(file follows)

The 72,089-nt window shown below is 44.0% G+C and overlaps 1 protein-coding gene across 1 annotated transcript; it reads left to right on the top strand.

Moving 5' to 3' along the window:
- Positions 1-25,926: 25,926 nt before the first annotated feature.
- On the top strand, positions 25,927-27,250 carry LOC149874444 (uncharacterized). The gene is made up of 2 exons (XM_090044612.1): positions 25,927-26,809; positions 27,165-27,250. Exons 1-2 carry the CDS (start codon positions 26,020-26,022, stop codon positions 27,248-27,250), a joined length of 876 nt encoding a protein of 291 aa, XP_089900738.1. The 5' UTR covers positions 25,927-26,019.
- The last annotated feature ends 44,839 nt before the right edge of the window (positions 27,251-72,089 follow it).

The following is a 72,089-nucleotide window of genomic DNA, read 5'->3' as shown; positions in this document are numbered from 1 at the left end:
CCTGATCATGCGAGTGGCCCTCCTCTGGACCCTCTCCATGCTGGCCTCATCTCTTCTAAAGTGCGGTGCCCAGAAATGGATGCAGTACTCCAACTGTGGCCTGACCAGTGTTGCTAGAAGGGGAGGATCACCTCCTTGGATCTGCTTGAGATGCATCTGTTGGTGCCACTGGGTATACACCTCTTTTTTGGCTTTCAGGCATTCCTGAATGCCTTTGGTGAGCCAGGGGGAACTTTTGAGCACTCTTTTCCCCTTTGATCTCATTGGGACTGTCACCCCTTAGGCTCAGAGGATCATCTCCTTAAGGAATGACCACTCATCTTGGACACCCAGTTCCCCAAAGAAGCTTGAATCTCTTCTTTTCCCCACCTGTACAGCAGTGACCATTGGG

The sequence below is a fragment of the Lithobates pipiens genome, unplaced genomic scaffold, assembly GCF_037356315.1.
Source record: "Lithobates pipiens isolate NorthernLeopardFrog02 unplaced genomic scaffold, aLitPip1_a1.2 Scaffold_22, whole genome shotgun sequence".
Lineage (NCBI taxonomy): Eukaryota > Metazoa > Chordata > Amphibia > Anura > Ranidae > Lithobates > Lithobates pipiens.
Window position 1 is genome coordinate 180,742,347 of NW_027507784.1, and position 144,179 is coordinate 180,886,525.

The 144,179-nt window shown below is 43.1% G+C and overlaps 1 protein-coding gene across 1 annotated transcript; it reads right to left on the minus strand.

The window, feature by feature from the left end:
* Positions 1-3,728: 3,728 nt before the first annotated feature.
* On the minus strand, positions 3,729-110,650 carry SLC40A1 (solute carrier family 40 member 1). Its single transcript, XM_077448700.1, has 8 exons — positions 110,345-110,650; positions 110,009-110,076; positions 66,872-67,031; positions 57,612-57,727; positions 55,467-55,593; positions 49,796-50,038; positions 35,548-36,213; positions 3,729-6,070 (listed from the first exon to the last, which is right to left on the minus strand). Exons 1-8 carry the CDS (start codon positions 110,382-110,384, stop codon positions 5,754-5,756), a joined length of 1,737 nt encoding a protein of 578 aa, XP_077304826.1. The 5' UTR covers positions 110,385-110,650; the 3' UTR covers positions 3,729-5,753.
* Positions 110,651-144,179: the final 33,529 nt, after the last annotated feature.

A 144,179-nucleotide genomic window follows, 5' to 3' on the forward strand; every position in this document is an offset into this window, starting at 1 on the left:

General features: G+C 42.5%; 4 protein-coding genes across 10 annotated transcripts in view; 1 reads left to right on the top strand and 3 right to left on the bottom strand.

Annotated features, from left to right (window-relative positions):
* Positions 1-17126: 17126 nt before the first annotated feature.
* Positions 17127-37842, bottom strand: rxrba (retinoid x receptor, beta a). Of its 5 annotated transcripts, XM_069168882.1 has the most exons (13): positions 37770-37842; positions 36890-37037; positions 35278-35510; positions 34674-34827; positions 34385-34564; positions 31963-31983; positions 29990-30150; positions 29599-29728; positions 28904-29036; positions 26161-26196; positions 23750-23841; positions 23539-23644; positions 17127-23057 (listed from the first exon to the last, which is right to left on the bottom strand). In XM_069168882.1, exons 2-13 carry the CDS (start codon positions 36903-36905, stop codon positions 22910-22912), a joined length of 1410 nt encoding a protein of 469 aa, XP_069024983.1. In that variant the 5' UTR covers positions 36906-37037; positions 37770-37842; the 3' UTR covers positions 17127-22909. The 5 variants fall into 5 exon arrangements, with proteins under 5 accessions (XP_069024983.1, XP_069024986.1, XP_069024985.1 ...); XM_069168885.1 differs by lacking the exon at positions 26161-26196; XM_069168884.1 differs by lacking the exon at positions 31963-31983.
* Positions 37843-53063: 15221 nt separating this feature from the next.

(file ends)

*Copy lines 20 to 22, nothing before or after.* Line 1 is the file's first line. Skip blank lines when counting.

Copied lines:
* Positions 1-17126: 17126 nt before the first annotated feature.
* Positions 17127-37842, bottom strand: rxrba (retinoid x receptor, beta a). Of its 5 annotated transcripts, XM_069168882.1 has the most exons (13): positions 37770-37842; positions 36890-37037; positions 35278-35510; positions 34674-34827; positions 34385-34564; positions 31963-31983; positions 29990-30150; positions 29599-29728; positions 28904-29036; positions 26161-26196; positions 23750-23841; positions 23539-23644; positions 17127-23057 (listed from the first exon to the last, which is right to left on the bottom strand). In XM_069168882.1, exons 2-13 carry the CDS (start codon positions 36903-36905, stop codon positions 22910-22912), a joined length of 1410 nt encoding a protein of 469 aa, XP_069024983.1. In that variant the 5' UTR covers positions 36906-37037; positions 37770-37842; the 3' UTR covers positions 17127-22909. The 5 variants fall into 5 exon arrangements, with proteins under 5 accessions (XP_069024983.1, XP_069024986.1, XP_069024985.1 ...); XM_069168885.1 differs by lacking the exon at positions 26161-26196; XM_069168884.1 differs by lacking the exon at positions 31963-31983.
* Positions 37843-53063: 15221 nt separating this feature from the next.